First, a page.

5.     The Bible and the Church thus present me with Christ. I find His person, life, words, death, and resurrection, and the consequence thereof, to be, when accepted as intended by the evangelists, the key which gives unity to all history, or, on the contrary, when not so understood, an infinite anomaly, neither to be reasoned away, nor explained. The very God immanent in nature und in conscience is revealed in this Christ with a satisfying completeness, solving all problems, and satisfying all needs—expiating human  guilt, sanctifying human life, reconciling the Moral Governor to His sinful subject, and uniting the Heavenly Father to His child.

6.     This objective revelation of Christ in the Bible and in the Church, once accepted as genuine many years ago, has ever since been developed and strengthened in my consciousness, by a religious experience, which, however imperfect, has proved continuous, progressive, and practically real, to this day—a power in my life as well as a light in my sky.

7.     This confidence grows more entirely satisfying through every renewed examination I am able to make of the historical monuments by which the fundamental facts of Christianity are certified. The authenticity of the records, the definite certainty of the facts, the miracles wrought, and the prophecies fulfilled, are among the best established events in history. If these be denied, there will be nothing left of which we can be sure. The supernatural birth, life, death, and resurrection of the God-man, and the miraculous growth of the early Church are all to me certainties, implicated in all rational views of the past or present state of mankind.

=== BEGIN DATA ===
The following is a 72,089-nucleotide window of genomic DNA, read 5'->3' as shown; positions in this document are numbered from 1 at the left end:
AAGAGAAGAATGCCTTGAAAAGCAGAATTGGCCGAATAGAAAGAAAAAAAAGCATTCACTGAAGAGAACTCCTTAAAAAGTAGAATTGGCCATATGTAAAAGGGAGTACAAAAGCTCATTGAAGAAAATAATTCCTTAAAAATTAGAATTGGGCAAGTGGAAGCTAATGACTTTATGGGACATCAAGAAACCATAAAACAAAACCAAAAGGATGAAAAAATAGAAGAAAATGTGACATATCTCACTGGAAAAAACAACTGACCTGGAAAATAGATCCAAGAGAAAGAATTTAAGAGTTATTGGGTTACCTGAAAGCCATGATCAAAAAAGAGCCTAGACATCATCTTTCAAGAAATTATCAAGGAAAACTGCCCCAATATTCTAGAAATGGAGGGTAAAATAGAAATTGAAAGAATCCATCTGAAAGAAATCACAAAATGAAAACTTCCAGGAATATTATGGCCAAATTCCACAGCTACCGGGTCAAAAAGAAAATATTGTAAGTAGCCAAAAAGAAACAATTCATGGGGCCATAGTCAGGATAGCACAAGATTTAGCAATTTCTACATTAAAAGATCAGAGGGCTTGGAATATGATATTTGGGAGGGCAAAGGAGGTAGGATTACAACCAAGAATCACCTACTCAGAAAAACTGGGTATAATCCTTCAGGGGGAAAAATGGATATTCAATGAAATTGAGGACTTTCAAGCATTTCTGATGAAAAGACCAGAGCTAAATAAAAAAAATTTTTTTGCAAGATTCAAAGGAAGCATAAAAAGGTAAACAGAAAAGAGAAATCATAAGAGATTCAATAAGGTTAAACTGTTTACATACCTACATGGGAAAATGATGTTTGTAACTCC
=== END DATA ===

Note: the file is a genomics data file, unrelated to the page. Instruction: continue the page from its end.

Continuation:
8.     This is corroborated by all I have learned, as for years the pupil of Joseph Henry, of the genuine results and tendencies of modern science. Instead of stumbling at special and transient collisions, I have seen it to be true, as in all other healthy, open-eyed vision, that the worlds of matter and spirit, and the revolutions of Scripture and science gloriously supplement and interpret each other. As the body is organized to the uses of the spirit, and the shrine to its resident divinity, so science is evermore unveiling the Temple which none other than the Triune God of Christianity can fill with His presence and crown with His glory.

9.     The conviction of the truth of Christianity is greatly confirmed by the violent contrasts afforded by all other religions, by the miserable failures the best of them achieve; in their historical records; in their representations of God, of nature, and of man; in their provisions for the needs of the human reason, conscience, or affection; in the relation of their cosmogonies to the results of modern science; and in their influence upon human character and life, individual and collective.

10.     Finally, my satisfaction with Christianity is consummated by the sorry plight presented by all the various parties who deny its truth, or rebel from its authority. Uncertain, inconsistent, inharmonious, instable, unfruitful, they take refuge in negations, and nowhere dare confront Christianity with positive, coherent counterpositions of creed, of evidence, or of practical results.—Ex.

[excerpted from The Pulpit Treasury, vol. 3, no. 8 (October 1885): 371-373.]